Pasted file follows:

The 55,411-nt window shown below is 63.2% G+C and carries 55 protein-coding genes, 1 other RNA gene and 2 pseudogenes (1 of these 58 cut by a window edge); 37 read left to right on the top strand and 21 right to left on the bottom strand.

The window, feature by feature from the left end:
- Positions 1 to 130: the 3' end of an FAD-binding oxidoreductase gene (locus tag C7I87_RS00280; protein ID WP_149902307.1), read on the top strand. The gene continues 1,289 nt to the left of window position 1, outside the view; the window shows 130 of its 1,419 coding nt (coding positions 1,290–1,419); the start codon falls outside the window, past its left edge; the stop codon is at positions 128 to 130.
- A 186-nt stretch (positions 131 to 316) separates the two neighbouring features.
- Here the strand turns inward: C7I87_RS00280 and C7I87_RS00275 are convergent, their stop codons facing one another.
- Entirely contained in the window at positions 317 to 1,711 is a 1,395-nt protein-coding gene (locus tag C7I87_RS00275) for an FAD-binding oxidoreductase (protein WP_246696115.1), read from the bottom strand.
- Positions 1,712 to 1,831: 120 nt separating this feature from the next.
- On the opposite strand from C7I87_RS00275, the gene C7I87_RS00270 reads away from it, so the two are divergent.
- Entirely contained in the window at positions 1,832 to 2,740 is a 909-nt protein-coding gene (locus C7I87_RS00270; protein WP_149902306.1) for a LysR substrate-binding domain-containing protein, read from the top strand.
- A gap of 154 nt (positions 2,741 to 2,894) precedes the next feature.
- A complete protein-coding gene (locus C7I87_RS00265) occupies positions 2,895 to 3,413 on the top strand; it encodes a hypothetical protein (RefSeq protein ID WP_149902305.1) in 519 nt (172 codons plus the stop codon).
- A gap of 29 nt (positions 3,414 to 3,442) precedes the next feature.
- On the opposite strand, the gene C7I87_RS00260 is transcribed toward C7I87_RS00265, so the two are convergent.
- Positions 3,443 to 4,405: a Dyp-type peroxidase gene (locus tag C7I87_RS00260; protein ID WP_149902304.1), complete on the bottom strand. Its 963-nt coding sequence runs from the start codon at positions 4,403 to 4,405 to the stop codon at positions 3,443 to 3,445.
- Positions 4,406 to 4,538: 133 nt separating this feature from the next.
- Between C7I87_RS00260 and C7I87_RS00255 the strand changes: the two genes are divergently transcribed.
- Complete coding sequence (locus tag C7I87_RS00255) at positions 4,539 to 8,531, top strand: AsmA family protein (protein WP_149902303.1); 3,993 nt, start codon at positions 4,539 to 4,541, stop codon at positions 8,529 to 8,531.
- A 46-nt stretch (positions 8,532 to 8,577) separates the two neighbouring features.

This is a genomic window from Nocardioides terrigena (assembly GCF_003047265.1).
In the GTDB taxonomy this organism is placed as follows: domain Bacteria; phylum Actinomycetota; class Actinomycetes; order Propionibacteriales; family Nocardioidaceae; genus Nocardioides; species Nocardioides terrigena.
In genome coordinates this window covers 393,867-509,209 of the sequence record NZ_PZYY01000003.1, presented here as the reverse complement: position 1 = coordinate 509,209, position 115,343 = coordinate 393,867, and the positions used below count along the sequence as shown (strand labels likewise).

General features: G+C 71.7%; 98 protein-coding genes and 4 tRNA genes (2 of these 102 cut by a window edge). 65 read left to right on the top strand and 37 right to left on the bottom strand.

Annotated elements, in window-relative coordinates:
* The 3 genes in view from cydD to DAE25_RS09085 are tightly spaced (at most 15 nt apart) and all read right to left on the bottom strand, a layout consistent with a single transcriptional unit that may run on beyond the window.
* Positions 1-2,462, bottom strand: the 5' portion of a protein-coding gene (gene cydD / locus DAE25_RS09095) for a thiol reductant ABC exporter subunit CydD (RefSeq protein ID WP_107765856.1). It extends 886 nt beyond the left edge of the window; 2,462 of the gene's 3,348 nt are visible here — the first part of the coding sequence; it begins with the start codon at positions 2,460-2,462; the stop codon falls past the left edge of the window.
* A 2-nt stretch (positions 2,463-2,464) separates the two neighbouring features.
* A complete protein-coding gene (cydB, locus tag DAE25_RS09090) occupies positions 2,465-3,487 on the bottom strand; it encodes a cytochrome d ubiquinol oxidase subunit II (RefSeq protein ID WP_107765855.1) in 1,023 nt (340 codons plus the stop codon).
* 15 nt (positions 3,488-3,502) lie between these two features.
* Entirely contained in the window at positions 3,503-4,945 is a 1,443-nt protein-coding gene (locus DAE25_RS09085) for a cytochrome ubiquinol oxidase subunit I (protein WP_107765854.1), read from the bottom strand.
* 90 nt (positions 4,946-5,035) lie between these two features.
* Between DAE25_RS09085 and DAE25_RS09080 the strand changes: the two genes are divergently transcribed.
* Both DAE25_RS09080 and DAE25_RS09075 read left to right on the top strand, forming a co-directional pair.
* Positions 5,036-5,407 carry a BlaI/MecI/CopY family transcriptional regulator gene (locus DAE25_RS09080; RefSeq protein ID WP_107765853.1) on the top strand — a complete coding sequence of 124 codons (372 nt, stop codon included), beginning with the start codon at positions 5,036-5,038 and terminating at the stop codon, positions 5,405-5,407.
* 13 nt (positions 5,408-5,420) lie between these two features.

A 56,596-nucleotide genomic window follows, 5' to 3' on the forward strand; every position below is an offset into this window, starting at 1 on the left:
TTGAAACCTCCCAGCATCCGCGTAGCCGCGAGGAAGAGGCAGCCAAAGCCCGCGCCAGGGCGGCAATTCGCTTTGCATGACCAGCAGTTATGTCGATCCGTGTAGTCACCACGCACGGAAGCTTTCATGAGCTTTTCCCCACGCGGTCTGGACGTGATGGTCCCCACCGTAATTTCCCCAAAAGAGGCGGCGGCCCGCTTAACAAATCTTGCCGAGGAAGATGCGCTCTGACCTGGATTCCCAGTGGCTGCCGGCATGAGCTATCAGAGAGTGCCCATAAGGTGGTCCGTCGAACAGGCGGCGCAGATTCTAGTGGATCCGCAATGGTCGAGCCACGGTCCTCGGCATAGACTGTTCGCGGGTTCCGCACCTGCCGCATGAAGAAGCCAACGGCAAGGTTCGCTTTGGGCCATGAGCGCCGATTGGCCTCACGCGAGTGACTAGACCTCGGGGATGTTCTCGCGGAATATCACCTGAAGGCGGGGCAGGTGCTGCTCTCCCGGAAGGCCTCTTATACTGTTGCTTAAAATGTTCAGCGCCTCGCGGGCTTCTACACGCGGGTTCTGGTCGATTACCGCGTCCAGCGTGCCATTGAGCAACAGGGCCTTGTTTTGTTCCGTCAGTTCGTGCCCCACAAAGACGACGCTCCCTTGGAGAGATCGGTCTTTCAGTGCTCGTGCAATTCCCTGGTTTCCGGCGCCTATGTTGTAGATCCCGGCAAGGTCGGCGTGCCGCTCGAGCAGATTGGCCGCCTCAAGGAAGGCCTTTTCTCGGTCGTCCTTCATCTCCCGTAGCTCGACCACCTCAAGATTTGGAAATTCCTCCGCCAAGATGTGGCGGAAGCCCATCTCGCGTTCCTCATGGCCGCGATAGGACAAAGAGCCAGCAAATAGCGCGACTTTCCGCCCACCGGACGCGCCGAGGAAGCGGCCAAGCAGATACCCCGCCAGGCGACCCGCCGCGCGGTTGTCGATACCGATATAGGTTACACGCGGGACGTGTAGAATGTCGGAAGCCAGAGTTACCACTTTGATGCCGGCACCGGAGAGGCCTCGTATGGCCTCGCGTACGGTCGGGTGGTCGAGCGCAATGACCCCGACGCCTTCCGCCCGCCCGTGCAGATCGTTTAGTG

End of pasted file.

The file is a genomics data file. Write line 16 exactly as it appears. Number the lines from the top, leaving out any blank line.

- Between C7I87_RS00260 and C7I87_RS00255 the strand changes: the two genes are divergently transcribed.